Organizations seek High Performance PMs

August 27, 2009

According to a survey undertaken by the PMO Executive Council (part of the Corporate Executive Board: organisations need to develop high performance PMs to survive. The snapshot survey, Attributes of a High Performance PM – 2007, found very little correlation between project management certification and project management effectiveness, or the number of years a person has been in project management roles and project management effectiveness.

The survey found the drivers for project management effectiveness were behavioural attributes such as problem solving and the ability to relate effectively with key stakeholders. Whilst many people may initially want to disagree with these findings, they are consistent with many other trends and on reflection quite logical.

Firstly, the survey did not look at the PM’s track record, merely the time the PM had been in project roles. It is reasonable to assume highly effective PMs will have a relatively short PM career and then move on and up the organisational hierarchy. Less effective PMs are likely to stay in their PM role focused on process and technology.

Secondly, whilst PM credentials such as PMP remain very effective tools in the job market; passing your PMP does not make you an effective project manager (see more on PMP). The PMP knowledge framework gives you the knowledge to be an effective project manager. Being effective requires you to become a competent project manager.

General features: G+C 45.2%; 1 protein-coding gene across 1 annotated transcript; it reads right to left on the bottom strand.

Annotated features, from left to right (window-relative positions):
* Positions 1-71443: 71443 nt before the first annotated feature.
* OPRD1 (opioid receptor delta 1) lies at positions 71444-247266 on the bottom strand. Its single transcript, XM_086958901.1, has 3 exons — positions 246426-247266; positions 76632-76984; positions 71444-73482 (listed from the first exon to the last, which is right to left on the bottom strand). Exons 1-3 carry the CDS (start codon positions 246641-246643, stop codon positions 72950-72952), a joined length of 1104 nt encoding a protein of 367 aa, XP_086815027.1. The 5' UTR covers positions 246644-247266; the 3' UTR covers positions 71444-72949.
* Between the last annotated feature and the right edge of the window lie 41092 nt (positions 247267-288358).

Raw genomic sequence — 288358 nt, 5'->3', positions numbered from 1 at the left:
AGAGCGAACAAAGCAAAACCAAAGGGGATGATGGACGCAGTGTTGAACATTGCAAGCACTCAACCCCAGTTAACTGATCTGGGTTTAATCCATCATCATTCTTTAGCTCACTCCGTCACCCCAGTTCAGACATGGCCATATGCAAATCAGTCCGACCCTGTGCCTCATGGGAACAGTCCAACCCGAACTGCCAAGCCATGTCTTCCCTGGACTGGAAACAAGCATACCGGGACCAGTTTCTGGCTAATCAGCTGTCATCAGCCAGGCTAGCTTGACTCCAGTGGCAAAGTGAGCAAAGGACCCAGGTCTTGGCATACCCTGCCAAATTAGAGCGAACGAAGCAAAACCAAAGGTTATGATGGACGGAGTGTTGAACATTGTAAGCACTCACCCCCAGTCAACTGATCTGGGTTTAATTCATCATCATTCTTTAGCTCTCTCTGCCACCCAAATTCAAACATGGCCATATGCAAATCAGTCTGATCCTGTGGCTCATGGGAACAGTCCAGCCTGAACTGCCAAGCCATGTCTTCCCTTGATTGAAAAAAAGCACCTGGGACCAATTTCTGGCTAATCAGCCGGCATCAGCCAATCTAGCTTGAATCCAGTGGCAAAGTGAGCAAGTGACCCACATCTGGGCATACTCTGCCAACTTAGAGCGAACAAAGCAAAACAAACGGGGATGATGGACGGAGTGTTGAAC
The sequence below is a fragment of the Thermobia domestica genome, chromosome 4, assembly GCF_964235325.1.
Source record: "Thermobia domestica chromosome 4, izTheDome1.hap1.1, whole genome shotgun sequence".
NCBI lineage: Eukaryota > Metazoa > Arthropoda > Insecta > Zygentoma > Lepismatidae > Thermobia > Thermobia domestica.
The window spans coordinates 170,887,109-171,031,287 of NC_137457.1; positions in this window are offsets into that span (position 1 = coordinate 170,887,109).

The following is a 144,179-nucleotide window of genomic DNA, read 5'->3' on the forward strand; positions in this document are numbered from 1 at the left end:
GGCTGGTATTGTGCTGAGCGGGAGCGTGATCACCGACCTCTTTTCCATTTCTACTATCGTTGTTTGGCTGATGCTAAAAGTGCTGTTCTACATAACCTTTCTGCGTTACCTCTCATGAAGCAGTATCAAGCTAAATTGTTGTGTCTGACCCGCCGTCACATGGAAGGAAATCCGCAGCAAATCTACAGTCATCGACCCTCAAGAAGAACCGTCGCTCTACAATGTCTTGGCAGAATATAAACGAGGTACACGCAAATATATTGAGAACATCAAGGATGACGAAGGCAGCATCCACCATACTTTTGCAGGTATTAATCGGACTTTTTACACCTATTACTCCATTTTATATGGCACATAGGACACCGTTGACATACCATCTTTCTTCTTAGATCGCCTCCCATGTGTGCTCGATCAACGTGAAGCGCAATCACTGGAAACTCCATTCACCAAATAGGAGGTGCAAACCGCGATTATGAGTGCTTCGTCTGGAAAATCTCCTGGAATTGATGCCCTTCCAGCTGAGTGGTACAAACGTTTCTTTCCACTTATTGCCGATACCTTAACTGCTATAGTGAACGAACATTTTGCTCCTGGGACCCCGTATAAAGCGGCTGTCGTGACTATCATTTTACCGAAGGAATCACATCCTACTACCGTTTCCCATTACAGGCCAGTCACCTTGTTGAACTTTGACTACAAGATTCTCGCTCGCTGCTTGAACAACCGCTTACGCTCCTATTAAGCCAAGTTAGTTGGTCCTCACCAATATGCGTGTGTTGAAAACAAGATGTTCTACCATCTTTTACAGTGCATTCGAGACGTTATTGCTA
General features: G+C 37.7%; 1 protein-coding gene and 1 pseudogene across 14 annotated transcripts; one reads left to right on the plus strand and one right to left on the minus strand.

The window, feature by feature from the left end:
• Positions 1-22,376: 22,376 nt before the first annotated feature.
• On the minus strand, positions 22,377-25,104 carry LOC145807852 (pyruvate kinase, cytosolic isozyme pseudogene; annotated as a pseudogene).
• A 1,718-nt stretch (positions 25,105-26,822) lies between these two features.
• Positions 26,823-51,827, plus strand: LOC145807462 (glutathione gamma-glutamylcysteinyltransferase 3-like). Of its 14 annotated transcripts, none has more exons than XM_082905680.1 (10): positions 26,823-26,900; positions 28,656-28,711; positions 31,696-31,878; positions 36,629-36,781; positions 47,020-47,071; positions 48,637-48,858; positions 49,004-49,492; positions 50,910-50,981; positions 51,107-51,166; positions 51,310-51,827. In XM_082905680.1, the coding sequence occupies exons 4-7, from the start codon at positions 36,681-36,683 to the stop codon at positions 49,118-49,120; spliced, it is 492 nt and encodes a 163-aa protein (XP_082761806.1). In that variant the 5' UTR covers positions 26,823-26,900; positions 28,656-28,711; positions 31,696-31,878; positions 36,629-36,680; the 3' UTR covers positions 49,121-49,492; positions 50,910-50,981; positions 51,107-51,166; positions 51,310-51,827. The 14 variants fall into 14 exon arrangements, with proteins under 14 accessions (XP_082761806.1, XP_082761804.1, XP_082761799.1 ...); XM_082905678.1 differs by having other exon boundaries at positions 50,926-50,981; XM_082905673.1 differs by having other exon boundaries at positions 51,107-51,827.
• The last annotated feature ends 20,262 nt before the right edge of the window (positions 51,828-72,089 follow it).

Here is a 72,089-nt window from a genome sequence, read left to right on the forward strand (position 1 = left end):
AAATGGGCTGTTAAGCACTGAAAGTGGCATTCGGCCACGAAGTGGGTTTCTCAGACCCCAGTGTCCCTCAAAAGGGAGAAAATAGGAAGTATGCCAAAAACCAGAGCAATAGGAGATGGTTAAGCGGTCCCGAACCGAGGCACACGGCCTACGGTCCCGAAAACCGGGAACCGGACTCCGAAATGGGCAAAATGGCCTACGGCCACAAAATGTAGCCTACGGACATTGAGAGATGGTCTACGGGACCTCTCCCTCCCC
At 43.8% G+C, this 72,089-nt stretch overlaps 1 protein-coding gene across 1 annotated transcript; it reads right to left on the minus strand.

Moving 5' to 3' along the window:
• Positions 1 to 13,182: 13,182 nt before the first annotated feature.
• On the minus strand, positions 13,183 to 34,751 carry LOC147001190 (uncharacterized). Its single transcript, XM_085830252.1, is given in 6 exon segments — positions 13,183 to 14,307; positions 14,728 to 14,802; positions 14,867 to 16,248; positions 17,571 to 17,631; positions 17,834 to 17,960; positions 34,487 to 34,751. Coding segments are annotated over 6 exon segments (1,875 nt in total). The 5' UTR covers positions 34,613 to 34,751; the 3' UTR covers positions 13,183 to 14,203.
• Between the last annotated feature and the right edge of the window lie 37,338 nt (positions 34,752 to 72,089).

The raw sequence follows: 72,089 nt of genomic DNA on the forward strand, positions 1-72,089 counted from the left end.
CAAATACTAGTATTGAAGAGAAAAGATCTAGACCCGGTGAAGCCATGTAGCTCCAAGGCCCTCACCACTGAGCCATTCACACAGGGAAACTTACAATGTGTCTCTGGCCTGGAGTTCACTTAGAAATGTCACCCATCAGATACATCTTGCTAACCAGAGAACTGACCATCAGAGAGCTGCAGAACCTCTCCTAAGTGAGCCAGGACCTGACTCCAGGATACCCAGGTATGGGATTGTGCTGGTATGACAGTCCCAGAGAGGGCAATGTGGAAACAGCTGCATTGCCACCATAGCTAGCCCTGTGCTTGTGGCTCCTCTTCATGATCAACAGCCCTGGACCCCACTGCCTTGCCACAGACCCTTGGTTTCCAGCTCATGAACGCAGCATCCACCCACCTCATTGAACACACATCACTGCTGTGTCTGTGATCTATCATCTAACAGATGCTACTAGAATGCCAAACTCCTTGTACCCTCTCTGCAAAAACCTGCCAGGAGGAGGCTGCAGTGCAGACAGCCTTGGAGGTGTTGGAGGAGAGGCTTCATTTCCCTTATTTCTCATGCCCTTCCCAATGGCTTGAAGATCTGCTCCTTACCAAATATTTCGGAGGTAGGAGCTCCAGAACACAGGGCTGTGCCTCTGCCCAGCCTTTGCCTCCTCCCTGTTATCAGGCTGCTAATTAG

Competency has three aspects, knowledge, skills and behaviour:

  • what you know,
  • your ability to apply the knowledge (essentially personality traits) and
  • your willingness to use the skills effectively (essentially behavioural traits).

Qualifying project managers based on behavioural competencies is in its infancy. The Australian Institute of Project Management (AIPM) has recently moved its professional certification program (RegPM) from a procedural view of competency (eg, do you have a project schedule – the artefact?) to a behavioural view of competency (how effectively do you manager the schedule on your project?). This is ground breaking work and still has a long way to go.

PMI have adopted a different, but similar approach in their program management certification (PgMP) with a 360 degree review testing how effective the candidate is in the workplace. These trends have a long way to go but are likely to be the next step in project certification.

Of more direct interest in the short term is the demonstrated link between how effectively a project manager engages with his/her key stakeholders and high performance outcomes. These skills are a core element in a number of workshops we run including Successful Stakeholder Management and The Science and Art of Communicating Effectively, and are supported in part by our Stakeholder Circle® methodology and tool set.

Learning how to apply the skills in the workplace though is not quite as simple as attending a workshop or buying a set of tools. Soft skills are very hard to acquire and use. My feeling is they are called ‘soft’ because they change shape and texture depending on the environment they are being applied within. The calculations for EV or CPM are universal; the best way to engage a senior stakeholder is totally dependent on the culture of the organisation. Some elements remain consistent (eg, the need for an effective relationship) but the way this is achieved varies.